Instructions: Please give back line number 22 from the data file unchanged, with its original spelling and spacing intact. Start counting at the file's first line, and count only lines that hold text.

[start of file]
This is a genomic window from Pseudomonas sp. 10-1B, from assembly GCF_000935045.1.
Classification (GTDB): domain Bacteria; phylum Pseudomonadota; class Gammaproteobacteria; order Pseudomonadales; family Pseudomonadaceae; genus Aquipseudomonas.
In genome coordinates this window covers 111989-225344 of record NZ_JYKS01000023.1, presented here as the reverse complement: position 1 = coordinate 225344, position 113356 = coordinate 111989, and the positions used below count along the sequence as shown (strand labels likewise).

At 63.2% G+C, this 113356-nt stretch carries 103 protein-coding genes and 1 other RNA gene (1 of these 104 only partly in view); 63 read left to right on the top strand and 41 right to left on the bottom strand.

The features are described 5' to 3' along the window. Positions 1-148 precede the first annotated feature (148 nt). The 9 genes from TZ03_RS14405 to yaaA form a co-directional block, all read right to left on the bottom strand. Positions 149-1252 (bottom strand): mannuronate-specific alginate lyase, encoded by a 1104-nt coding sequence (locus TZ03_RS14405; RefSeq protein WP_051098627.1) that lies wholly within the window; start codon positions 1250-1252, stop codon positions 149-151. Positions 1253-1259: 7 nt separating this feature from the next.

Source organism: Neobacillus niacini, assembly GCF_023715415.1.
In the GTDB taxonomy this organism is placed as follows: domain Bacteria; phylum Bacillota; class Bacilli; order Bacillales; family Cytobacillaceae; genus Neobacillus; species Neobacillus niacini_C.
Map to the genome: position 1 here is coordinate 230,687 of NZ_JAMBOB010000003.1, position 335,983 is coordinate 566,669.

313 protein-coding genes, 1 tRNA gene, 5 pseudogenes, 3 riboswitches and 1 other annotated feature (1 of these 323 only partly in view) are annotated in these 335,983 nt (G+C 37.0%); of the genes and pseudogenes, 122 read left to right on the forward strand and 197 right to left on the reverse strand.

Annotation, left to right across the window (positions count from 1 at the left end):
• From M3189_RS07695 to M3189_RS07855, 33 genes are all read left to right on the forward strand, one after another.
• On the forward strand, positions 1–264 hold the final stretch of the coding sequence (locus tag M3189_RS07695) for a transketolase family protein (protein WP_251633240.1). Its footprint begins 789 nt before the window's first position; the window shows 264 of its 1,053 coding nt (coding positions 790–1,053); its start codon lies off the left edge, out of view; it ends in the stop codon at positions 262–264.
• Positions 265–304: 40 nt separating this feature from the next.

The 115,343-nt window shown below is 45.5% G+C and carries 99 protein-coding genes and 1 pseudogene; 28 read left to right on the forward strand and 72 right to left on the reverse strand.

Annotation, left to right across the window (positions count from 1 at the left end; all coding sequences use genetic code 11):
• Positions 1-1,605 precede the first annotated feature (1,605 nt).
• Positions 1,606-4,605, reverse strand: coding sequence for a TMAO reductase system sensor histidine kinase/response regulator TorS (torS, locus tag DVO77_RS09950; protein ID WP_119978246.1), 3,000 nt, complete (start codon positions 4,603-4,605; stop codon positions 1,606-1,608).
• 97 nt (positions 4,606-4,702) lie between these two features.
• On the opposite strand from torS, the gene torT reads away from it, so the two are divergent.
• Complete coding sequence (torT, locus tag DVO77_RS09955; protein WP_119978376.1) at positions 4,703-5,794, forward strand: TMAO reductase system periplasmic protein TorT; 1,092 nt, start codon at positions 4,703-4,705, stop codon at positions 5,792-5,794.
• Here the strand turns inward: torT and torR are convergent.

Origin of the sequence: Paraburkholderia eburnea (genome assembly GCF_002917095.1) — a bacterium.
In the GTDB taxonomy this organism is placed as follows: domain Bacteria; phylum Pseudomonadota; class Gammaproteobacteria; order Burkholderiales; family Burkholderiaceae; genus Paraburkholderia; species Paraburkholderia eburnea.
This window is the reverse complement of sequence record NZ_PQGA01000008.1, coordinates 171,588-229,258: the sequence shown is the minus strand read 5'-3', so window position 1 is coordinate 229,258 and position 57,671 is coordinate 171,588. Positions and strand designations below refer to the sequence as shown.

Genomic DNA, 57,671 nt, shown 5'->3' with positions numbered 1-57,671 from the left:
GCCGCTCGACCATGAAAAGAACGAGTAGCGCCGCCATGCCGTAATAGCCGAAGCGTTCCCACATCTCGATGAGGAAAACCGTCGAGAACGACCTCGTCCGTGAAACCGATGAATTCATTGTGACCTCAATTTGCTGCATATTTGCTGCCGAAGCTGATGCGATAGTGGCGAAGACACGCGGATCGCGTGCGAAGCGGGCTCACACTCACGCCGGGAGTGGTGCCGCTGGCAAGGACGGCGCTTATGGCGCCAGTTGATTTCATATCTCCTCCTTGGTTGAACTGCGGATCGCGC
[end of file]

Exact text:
Origin of the sequence: Paraburkholderia eburnea (genome assembly GCF_002917095.1) — a bacterium.